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On Laos, not so much 'quiet' as discreet

Aug 26. 2014
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By The Sunday Nation

Updated and re-released late last year, Brett Dakin's 2003 memoir about living and working in Laos in the final two years of the 1990s remains broadly educational and movingly personal, the qualities that earned it so much acclaim when it first appeared.
Add to that a bittersweet return to the country a decade later and “Another Quiet American” deserves its reincarnation as one of the most edifying and evocative books available on our neighbour to the north, a valuable scene-setter for anyone planning to travel or spend significant time there.
As is to be expected, much is familiar in this account for Thais and Thailand’s expatriates. The two countries have much in common, of course, even though, as Dakin mulls at length, Thais tend to regard the Lao as backward bumpkins. He admits that the Lao in turn often cast wishful glances southward, but is cheered by their burgeoning sense of national identity, an asset hindered for decades in that conflict-benighted former French colony. Dakin traces the history of Laos from earliest beginnings through the convulsions of war and ideology and arrives amid their modern-day consequences. By turns he laments the country’s old-world habits and revels in its innocent charms, ultimately realising that you can’t have all mod cons and all the traditions as well.
While Dakin’s style of writing tends to the mundane and he prefers the discretion of a diplomat to outright criticism, he can be sharp in his political commentary, which jibes perfectly with his acute observations about the people he meets, both the powerful and the common. Coming across a rare protest demonstration (permitted since it was pro-Chinese and anti-American), Dakin notices that only the Lao traffic cops are allowed to have whistles. “The whistle was one of the strongest holds the authorities had over the people. In the wake of the failure of communism, words were empty – no one believed anything the government said. The whistle, on the other hand, was as effective as it had been in 1975. You couldn’t question a whistle. You couldn’t reason with sound.”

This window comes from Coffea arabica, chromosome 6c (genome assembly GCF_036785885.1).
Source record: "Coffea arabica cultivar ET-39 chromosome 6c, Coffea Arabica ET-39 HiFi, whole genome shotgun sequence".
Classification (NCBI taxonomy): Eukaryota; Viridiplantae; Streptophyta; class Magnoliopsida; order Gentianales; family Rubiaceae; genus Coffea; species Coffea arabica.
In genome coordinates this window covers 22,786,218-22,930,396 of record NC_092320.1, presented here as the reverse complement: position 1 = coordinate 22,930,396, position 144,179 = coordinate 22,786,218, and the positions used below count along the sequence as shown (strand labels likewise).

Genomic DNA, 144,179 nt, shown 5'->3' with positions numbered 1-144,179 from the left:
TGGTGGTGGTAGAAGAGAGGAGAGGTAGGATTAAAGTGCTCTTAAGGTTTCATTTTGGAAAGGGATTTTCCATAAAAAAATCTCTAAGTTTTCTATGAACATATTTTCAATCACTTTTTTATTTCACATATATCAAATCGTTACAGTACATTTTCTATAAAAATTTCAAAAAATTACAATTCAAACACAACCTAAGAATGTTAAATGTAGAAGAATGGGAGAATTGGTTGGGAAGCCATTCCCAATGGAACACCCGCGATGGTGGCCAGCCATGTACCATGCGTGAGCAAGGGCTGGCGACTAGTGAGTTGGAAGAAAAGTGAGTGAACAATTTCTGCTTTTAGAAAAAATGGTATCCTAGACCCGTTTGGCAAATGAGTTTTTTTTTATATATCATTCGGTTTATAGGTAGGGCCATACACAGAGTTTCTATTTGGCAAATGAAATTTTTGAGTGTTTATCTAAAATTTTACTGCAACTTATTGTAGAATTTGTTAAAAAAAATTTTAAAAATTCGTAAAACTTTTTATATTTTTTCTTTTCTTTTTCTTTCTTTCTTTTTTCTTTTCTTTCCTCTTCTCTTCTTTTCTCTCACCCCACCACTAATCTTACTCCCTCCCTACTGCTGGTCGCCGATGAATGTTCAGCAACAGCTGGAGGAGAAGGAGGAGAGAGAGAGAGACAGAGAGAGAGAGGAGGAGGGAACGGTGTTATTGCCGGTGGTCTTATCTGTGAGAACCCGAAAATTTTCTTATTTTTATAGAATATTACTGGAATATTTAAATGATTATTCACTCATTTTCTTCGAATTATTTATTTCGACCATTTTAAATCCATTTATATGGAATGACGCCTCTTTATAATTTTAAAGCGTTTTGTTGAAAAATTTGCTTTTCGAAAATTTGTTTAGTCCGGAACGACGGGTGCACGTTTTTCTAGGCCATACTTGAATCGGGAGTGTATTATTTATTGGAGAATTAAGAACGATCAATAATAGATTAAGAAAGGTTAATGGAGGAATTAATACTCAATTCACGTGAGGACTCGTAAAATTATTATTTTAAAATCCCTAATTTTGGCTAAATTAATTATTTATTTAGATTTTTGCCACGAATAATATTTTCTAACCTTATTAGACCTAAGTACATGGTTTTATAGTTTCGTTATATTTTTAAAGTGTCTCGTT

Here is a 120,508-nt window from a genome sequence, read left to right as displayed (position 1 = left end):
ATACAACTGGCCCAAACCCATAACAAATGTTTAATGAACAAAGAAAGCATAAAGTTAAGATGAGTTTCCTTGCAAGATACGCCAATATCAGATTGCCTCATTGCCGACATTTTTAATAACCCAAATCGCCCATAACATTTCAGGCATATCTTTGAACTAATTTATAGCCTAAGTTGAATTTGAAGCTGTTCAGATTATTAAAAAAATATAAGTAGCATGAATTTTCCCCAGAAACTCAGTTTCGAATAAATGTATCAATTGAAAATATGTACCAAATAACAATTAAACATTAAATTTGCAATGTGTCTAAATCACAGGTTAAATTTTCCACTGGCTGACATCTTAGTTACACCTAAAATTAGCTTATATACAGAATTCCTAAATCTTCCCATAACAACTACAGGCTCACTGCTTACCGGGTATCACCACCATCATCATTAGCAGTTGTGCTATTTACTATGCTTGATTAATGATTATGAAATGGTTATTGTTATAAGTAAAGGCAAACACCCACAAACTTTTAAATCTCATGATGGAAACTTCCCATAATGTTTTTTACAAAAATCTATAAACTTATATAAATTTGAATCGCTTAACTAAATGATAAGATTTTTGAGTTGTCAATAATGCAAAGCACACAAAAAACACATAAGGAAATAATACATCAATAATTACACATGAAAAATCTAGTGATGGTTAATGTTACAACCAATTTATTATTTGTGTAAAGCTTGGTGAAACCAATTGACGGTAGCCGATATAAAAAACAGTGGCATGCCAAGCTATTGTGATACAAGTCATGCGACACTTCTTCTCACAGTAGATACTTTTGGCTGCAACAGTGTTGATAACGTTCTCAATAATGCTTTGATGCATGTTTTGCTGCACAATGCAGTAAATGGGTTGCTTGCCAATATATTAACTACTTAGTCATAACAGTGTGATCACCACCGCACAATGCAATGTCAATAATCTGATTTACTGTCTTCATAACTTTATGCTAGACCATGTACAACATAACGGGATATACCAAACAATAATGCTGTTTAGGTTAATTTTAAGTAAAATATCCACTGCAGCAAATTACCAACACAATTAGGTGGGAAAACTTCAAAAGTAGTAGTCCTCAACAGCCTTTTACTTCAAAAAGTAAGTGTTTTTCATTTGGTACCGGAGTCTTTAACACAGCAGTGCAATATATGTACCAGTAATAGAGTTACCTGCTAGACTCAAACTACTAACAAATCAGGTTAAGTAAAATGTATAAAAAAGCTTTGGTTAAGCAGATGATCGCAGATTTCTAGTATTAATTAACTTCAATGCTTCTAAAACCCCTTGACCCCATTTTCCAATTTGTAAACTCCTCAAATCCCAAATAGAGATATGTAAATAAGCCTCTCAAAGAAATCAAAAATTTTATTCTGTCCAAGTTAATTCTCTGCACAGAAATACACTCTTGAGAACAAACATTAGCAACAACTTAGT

Perhaps the most fascinating aspect of Dakin’s journal is the way it’s book-ended with his ghostly experiences of “remembering” and “forgetting”. Having returned to the US, he watches Laos closely at first, only for it to gradually – and inevitably – drift from his consciousness. “If I had really wanted to stay, I could have found a way. But that was just it: if I had stayed, I wasn’t sure I’d ever leave. I could imagine myself living in Vientiane for years, applying to renew my visa every few months.”
And yet, in a sense, Dakin finds a way to “stay” after all. His profile tells that he chairs a non-profit organisation called Legacies of War, which “raises awareness about the Vietnam-era bombing of Laos”. It’s a good fit. When he departed Laos in 2000 there were still bombs going off, and not just the old American ordnance finally exploding. Laos’ rulers were on shaky ground, not least because of the grenades being tossed about in downtown Vientiane.
 
 
 
Another Quiet American: Stories of Life in Laos
By Brett Dakin
Published by Asia Books, 2013
Available at Asia Books, Bt445
Reviewed by Paul Dorsey
 

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